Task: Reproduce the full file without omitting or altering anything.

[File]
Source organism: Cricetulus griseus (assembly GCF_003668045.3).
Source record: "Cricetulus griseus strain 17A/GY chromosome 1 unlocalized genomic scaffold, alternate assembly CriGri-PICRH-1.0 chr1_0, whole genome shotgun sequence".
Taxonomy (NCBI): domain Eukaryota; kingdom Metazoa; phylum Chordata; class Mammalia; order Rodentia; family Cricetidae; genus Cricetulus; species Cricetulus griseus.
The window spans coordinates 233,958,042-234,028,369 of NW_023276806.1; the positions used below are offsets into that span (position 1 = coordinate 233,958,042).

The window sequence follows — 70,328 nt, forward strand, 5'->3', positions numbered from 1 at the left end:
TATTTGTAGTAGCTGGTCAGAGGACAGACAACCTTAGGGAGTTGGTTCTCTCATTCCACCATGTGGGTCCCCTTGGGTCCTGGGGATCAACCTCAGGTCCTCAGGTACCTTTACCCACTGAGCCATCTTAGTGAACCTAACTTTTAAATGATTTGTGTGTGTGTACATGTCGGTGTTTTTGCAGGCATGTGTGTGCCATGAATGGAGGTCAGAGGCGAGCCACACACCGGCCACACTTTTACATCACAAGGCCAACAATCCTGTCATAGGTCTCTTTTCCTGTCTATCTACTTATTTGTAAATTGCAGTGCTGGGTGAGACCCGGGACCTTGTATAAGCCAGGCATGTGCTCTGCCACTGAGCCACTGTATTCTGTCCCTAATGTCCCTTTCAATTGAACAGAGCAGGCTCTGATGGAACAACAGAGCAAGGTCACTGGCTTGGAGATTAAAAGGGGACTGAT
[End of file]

Source organism: Cricetulus griseus (assembly GCF_003668045.3).
Source record: "Cricetulus griseus strain 17A/GY chromosome 1 unlocalized genomic scaffold, alternate assembly CriGri-PICRH-1.0 chr1_0, whole genome shotgun sequence".
Taxonomy (NCBI): domain Eukaryota; kingdom Metazoa; phylum Chordata; class Mammalia; order Rodentia; family Cricetidae; genus Cricetulus; species Cricetulus griseus.
The window spans coordinates 233,958,042-234,028,369 of NW_023276806.1; the positions used below are offsets into that span (position 1 = coordinate 233,958,042).

The window sequence follows — 70,328 nt, forward strand, 5'->3', positions numbered from 1 at the left end:
TATTTGTAGTAGCTGGTCAGAGGACAGACAACCTTAGGGAGTTGGTTCTCTCATTCCACCATGTGGGTCCCCTTGGGTCCTGGGGATCAACCTCAGGTCCTCAGGTACCTTTACCCACTGAGCCATCTTAGTGAACCTAACTTTTAAATGATTTGTGTGTGTGTACATGTCGGTGTTTTTGCAGGCATGTGTGTGCCATGAATGGAGGTCAGAGGCGAGCCACACACCGGCCACACTTTTACATCACAAGGCCAACAATCCTGTCATAGGTCTCTTTTCCTGTCTATCTACTTATTTGTAAATTGCAGTGCTGGGTGAGACCCGGGACCTTGTATAAGCCAGGCATGTGCTCTGCCACTGAGCCACTGTATTCTGTCCCTAATGTCCCTTTCAATTGAACAGAGCAGGCTCTGATGGAACAACAGAGCAAGGTCACTGGCTTGGAGATTAAAAGGGGACTGAT